October 20, 2008 Re: Partial argument specification | |
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Posted in reply to downs | ```
downs wrote:
> Lars Kyllingstad wrote:
>> downs wrote:
>>> Lars Kyllingstad wrote:
>>>> Hello,
>>>>
>>>> There is a feature I would very much like to see in D. I don't know if
>>>> it has been discussed before, or whether is's even possible, but I'm
>>>> just going to throw it out here. Please tell me what you think.
>>>>
>>>> Suppose you have a function that takes a certain number of arguments,
>>>> say
>>>>
>>>> creal f(real x, int i);
>>>>
>>>> Then it would be neat if one could specify just some of the arguments,
>>>> and have the result be a pointer to a function that takes the remaining
>>>> arguments. To clarify, the type of
>>>>
>>>> f(real, 2)
>>>>
>>>> would then be
>>>>
>>>> creal function(real)
>>>>
>>>> Why would this be nice? As an example, say you have a function that
>>>> calculates the derivative of another function at a certain point:
>>>>
>>>> real derivative(real function(real), real z);
>>>>
>>>> With the above notation I can use this for functions of several
>>>> variables:
>>>>
>>>> real f(real x, real y) { ... };
>>>> auto dfdx = derivative( f(real, 1.23), 4.56 );
>>>>
>>>> As an added bonus, I can even differentiate with respect to y:
>>>>
>>>> auto dfdy = derivative( f(1.23, real), 4.56 );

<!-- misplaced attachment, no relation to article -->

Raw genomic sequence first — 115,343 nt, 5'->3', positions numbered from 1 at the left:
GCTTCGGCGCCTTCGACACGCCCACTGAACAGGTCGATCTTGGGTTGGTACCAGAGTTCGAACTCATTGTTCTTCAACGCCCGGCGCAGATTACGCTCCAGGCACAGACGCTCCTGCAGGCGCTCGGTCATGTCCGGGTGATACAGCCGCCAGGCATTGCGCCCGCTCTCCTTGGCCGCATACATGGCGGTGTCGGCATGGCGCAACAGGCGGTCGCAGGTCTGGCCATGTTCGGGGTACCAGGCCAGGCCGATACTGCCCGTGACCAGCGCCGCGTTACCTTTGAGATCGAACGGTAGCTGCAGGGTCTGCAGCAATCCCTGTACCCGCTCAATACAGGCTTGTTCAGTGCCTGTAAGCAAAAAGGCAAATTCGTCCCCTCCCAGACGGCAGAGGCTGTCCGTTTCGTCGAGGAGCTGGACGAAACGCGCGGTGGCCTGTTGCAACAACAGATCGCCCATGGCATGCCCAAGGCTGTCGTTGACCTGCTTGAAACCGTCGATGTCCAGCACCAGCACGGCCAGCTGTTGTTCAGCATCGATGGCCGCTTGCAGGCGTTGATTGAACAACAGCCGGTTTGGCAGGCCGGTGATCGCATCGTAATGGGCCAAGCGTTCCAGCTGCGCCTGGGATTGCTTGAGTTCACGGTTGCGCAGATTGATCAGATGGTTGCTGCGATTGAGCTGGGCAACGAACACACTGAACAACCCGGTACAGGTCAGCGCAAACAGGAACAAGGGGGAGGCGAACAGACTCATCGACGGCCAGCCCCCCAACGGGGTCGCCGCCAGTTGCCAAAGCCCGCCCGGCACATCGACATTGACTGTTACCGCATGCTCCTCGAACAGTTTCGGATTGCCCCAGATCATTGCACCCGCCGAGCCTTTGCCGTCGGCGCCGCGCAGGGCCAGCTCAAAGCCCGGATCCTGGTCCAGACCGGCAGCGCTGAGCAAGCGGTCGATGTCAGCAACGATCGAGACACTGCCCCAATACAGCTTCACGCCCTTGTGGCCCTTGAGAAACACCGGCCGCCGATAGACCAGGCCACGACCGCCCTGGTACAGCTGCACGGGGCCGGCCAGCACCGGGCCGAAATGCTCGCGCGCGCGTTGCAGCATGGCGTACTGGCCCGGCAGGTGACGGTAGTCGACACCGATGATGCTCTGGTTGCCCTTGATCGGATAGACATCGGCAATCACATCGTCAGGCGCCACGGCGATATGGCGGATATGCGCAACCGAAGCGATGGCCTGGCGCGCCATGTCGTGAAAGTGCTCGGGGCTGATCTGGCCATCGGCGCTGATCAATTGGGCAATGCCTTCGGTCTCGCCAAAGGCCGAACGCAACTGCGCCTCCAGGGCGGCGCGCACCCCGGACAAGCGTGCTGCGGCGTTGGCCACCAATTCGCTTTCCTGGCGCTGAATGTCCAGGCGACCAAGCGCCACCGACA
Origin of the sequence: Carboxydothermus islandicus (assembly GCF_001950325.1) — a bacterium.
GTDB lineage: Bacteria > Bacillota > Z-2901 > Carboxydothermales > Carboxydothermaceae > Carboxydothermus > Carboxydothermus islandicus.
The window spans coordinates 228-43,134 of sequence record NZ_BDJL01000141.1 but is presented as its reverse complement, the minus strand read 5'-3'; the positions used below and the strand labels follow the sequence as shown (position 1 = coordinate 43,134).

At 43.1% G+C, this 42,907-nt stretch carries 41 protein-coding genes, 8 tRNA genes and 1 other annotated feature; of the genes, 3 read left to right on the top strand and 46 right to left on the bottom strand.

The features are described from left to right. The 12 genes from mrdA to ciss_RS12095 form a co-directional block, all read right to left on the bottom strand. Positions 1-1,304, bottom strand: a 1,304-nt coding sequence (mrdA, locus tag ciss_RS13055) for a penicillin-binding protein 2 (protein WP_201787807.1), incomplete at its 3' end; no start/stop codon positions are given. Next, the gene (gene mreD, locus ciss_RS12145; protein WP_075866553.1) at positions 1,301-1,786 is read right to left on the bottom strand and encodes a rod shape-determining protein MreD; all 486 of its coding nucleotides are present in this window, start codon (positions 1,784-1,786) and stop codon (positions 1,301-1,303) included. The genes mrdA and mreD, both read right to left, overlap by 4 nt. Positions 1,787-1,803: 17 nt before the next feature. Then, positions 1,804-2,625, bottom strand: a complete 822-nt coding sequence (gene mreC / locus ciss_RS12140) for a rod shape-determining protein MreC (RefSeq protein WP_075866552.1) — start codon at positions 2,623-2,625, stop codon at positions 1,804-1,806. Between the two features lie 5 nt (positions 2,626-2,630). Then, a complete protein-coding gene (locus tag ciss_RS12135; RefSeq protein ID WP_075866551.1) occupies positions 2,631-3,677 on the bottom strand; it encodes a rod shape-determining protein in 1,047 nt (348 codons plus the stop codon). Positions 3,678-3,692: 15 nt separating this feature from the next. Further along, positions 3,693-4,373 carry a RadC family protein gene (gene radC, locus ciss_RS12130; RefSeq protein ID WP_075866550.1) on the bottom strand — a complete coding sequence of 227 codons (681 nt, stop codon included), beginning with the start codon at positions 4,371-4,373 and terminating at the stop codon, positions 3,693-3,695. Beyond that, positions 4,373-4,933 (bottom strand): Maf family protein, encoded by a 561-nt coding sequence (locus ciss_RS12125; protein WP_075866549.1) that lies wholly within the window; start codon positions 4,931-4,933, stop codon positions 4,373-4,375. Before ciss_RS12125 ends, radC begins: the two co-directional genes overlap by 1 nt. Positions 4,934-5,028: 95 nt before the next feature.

>>>>
>>>> Already, there are several ways to do similar things, but in my opinion
>>>> they are not as good:
>>>>
>>>> 1. Use templates
>>>> Nice, but only works when the pre-specified arguments are known at
>>>> compile time. (Or is there some trick I don't know about?)
>>>>
>>>> 2. Use functors
>>>> This works, but leads to worse performance and is in my opinion less
>>>> elegant. One has to type a lot of code just to define simple functions.
>>>>
>>>> 3. Use wrapper functions
>>>> Same problems as (2), and also leads to use of global variables.
>>>>
>>>> 4. The GSL way: Pass remaining arguments in a void* pointer.
>>>> Example:
>>>>
>>>> real derivative(real function(real, void*), real z);
>>>>
>>>> IMO, this is UGLY, not to mention un-D-ish.
>>>>
>>>>
>>>> I mainly use D for numerical computations, hence the examples above. But
>>>> I'm sure there are many other uses for such a feature. What do you
>>>> think?
>>>>
>>>> -Lars
>>> How about an implicit functor?
>>>
>>> creal f(real x, int i);
>>>
>>> auto f2 = bind(&f, _0, 2); // I think
>>>
>>> auto f2 = &f /rfix/ 2; // tools version
>>>
>>> This creates a functor on the heap, and is indeed slower, but it's
>>> more elegant than you make it sound :)
>> Ok, but say I want to do this several times:
>>
>> for (real y=yStart; y<=yEnd; y+=yStep)
>> derivative(&f /rfix/ y, 1.23);
>>
>> Would it be any faster if your /rfix/ (or a similar function) created
>> the functor on the stack instead?
>>
>> -Lars
>
> Yes, but how could it possibly do that?
>
> After all, then the data would become invalid on scope exit, which is exactly what we're trying to avoid!
I'm not sure I understand. Wouldn't it be possible to do something like
this:
struct FunctionWrapper
{
...
SomeType opCall(...) { ... }
}
and then have /rfix/ (or bind) return a FunctionWrapper? Of course it
would have to return by value instead of returning a pointer, since
whatever is pointed to will be lost on scope exit. If there are no
pointers to stack data inside the struct there shouldn't be a problem.
Don't know if it's possible to avoid this, though.
But perhaps the cost of returning a (possibly large) struct by value
would outweigh the cost of calling functors on the heap? I guess it
depends on how many times a single functor is called, compared to how
often a new one is created.
-Lars
``` |

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